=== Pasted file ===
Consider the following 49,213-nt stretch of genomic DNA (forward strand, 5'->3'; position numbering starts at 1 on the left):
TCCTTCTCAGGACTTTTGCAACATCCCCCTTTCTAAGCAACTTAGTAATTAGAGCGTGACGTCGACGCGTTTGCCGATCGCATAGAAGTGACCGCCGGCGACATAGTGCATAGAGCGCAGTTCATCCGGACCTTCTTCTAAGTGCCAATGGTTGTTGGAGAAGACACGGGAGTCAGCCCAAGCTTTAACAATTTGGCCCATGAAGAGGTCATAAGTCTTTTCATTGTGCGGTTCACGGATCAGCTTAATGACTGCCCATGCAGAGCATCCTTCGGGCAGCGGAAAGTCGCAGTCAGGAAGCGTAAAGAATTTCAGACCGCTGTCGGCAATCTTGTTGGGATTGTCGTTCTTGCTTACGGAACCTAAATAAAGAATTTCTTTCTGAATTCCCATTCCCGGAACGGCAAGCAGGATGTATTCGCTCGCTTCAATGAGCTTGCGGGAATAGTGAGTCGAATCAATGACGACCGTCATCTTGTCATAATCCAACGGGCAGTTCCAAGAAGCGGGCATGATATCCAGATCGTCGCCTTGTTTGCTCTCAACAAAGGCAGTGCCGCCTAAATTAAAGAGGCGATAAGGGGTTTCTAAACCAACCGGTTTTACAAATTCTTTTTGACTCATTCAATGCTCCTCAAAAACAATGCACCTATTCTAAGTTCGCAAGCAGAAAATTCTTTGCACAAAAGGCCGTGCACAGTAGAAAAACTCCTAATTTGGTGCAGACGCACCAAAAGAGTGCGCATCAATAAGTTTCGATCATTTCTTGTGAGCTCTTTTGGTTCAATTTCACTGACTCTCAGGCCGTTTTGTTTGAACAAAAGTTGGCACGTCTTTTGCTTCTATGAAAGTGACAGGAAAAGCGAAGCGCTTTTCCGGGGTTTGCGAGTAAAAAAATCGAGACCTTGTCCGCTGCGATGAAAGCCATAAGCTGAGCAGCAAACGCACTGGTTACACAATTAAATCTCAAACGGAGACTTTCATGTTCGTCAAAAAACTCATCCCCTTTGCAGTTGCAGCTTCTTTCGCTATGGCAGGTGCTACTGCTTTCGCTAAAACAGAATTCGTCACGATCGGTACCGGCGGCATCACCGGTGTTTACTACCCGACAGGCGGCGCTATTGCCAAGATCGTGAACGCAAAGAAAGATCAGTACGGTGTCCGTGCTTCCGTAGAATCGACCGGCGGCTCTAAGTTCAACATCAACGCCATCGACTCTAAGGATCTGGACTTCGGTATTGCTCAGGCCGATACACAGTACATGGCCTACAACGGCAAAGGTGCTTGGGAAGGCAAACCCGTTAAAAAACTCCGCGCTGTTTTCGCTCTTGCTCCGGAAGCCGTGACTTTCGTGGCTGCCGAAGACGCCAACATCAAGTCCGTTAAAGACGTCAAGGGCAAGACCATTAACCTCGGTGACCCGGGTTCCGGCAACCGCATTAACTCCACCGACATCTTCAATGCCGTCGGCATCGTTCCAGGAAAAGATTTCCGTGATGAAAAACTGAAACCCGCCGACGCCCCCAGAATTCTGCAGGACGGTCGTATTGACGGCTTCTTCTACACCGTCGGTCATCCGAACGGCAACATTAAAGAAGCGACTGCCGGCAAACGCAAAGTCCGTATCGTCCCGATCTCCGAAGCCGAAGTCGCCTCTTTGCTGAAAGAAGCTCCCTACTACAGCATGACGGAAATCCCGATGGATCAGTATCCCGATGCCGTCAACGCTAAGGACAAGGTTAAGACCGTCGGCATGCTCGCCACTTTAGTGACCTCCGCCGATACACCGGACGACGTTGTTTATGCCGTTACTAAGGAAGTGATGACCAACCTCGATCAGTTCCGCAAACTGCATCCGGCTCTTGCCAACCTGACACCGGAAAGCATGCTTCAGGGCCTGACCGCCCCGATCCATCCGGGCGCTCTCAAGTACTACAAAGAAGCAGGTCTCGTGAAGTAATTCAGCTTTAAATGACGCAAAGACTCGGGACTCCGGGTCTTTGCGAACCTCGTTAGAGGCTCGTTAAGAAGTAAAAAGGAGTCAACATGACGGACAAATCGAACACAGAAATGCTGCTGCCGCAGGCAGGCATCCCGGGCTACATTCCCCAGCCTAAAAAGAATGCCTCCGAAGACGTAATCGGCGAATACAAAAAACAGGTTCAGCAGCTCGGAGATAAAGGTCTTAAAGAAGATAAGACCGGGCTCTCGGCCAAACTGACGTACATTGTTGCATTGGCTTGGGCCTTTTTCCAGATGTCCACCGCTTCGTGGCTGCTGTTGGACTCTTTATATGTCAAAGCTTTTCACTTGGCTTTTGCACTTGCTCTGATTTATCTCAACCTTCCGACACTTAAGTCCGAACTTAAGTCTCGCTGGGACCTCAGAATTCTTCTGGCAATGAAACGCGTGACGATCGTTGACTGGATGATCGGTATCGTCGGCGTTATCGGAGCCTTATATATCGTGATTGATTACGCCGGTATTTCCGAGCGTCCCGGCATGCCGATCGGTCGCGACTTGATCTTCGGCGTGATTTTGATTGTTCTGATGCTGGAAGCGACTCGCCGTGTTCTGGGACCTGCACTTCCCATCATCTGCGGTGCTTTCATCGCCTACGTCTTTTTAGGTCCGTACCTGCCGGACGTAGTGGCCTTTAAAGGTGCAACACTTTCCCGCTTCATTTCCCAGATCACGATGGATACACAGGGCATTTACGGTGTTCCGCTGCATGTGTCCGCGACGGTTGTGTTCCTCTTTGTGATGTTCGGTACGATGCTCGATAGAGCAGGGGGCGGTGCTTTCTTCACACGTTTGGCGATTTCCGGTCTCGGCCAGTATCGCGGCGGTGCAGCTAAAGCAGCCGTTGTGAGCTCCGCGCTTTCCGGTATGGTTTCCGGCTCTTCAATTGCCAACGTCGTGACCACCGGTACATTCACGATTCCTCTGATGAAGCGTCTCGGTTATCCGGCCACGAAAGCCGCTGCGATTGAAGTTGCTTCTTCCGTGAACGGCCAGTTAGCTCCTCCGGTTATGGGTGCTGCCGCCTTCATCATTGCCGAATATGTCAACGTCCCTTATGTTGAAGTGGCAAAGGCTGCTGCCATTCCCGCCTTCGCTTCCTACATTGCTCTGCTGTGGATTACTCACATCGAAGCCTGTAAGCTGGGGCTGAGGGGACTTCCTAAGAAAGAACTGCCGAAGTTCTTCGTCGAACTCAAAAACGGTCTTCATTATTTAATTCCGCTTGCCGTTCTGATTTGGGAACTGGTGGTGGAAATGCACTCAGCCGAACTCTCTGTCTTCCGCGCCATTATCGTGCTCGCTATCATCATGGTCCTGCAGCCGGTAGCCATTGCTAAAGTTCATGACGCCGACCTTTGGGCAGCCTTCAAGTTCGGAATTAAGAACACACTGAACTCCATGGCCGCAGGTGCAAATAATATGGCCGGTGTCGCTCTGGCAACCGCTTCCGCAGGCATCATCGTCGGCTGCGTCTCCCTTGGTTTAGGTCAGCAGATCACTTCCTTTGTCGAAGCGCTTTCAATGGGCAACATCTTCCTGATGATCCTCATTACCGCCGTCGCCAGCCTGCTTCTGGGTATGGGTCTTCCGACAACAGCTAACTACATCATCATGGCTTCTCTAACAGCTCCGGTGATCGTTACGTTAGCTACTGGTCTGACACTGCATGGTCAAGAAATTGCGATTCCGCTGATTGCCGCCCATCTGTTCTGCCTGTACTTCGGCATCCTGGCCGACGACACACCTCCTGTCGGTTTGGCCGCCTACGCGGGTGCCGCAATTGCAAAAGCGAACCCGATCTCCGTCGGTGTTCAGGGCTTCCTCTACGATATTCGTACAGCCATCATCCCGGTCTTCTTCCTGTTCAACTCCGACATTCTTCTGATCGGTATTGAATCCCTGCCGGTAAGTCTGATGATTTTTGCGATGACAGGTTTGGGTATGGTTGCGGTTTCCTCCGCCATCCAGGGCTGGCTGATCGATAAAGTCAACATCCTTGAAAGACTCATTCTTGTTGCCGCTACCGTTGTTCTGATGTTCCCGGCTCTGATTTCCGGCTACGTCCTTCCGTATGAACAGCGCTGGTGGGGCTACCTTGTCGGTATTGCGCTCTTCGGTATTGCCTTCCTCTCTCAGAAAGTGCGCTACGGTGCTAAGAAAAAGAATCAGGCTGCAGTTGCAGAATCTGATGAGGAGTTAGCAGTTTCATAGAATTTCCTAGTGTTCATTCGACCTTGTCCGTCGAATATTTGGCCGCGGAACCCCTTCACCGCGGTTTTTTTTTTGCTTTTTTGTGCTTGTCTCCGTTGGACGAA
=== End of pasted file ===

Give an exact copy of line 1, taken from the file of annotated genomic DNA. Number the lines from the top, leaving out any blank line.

Consider the following 49,213-nt stretch of genomic DNA (forward strand, 5'->3'; position numbering starts at 1 on the left):